A new report has revealed the extent to which regulatory requirements and tighter mortgage lending standards have shackled investors.
The JP Morgan Australian Mortgage Industry Report, released last month, revealed that up to 10 per cent of investors are now unable to obtain the finance they need to continue acquiring property.
The report noted that the proportion of investors who are intending to transact in the next 12 months is going down, largely due to their inability to obtain finance.
According to Martin North, principal of Digital Finance Analytics and co-author of the report, investors are still active in the marketplace, but they are doing “somewhat different things than perhaps what they were doing previously”.
“Investors are still active, but there is now this little question about whether they can get the funding they want,” he said. “There is now around 9 or 10 per cent of investors who cannot get the financing that they want.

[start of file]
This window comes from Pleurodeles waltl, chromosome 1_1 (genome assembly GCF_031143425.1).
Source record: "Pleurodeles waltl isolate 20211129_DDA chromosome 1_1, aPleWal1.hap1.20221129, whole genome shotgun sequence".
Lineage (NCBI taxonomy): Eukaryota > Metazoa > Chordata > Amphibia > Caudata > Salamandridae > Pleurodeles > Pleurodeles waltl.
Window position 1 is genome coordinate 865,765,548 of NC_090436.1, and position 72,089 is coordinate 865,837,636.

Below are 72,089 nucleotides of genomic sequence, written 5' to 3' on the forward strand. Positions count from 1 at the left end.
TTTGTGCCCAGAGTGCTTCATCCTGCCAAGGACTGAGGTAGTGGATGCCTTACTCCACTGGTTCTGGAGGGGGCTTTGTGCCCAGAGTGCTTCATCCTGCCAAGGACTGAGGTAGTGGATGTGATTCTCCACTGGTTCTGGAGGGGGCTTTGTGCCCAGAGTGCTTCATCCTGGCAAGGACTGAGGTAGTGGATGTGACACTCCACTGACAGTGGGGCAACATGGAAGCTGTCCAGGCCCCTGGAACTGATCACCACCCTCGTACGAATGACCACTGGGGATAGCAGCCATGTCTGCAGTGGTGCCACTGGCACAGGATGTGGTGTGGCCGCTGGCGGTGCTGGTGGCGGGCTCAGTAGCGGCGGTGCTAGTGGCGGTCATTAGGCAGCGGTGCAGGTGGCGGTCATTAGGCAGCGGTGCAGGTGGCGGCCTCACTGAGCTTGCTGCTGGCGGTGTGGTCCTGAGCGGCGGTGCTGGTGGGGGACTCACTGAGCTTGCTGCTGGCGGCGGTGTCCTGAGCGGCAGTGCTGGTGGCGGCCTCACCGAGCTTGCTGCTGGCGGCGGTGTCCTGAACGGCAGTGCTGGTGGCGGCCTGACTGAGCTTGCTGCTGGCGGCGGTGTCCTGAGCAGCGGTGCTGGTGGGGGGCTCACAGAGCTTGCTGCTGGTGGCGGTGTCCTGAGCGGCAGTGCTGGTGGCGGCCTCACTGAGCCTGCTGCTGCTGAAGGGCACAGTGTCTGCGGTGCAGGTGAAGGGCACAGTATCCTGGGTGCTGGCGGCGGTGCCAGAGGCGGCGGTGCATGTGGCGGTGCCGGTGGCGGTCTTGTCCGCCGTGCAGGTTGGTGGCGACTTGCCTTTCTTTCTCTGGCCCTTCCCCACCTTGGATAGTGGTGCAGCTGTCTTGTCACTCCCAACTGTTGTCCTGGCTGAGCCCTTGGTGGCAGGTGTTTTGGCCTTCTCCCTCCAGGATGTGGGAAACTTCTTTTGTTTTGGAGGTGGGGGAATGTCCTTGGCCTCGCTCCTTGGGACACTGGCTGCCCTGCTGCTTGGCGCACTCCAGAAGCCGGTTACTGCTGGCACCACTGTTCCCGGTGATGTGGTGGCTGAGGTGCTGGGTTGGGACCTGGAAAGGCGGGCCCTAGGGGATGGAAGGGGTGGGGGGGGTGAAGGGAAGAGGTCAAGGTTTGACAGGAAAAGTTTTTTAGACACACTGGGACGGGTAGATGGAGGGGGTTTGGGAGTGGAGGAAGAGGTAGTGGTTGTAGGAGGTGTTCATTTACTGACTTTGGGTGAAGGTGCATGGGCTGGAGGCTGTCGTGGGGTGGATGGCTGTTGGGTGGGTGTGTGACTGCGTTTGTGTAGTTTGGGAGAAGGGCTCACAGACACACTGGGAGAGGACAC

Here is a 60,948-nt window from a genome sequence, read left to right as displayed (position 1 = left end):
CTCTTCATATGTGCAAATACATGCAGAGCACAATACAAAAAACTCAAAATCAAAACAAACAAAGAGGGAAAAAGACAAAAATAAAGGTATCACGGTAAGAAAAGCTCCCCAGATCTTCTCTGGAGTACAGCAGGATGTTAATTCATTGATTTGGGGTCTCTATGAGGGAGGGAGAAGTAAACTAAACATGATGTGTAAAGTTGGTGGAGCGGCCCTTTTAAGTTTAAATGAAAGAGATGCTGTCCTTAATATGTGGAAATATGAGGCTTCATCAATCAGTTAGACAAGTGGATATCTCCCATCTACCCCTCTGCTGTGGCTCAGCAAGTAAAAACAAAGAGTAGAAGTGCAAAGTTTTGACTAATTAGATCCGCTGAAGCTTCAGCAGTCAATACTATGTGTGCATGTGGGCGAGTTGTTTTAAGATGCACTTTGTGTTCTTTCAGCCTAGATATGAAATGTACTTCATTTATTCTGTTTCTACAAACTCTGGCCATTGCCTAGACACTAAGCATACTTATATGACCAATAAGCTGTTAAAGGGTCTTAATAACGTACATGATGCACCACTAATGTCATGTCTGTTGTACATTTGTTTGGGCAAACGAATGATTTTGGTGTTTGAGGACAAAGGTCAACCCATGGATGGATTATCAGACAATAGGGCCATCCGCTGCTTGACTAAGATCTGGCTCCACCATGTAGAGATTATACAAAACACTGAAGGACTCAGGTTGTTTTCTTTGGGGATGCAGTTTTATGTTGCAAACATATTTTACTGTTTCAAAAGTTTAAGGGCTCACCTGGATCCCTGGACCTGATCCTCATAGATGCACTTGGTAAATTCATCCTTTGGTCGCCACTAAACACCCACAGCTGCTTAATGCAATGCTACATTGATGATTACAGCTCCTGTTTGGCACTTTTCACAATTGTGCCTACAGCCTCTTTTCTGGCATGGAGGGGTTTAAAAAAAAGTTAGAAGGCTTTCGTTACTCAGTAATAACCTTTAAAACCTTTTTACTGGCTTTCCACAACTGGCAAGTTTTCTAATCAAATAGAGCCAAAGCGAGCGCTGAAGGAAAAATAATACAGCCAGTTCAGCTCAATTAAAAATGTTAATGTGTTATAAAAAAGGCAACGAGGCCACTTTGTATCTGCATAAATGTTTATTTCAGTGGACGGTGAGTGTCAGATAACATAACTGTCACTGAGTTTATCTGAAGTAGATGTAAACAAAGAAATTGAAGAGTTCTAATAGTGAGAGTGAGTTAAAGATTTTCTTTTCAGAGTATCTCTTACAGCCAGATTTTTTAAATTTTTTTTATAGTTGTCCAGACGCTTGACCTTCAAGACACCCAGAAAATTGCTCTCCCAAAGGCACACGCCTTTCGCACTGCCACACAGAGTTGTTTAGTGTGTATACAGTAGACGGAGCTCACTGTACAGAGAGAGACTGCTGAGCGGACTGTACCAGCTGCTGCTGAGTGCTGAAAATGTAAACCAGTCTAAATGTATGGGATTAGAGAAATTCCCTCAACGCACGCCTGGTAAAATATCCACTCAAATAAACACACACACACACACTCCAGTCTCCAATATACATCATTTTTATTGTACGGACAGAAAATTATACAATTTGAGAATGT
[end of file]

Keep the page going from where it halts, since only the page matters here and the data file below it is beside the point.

“This is a reflection of the different lending criteria that are actually now being very much imposed on the market and that's obviously regulatory intervention on a number of dimensions.”
Mr North’s comments come after a high-profile mortgage broker revealed that clients with sizeable portfolios are being dragged down by new serviceability requirements from lenders, with expenses right down to children’s school fees beginning to come into play.
Ross Le Quesne, principal of Aussie Parramatta, says changes to many lenders’ serviceability requirements are creating headaches for clients with multi-property portfolios.
Mr Le Quesne explained that clients’ abilities to service their existing portfolios, and purchase additional properties, have been significantly diminished in recent months as lenders react to APRA’s crackdown.
The transition by several banks to repayment calculations based on principal and interest, as opposed to interest only, has already seen clients scrambling to come up with double or triple the income they required previously.
“We probably had half a dozen lenders who would assess on interest only, for example. Now, on a million dollars the bank might assess at 4.5 per cent, that’s $45,000 a year. Now, they’re assessing those same loans at principal and interest at about $86,000 a year. So it’s an increase per million dollars of about $40,000," Mr Le Quesne said.
"So for a client with a couple of million-dollar portfolios, if they’ve got a $3 million portfolio, that’s an extra $120,000 of income they have to come up with to service the same portfolio they have."
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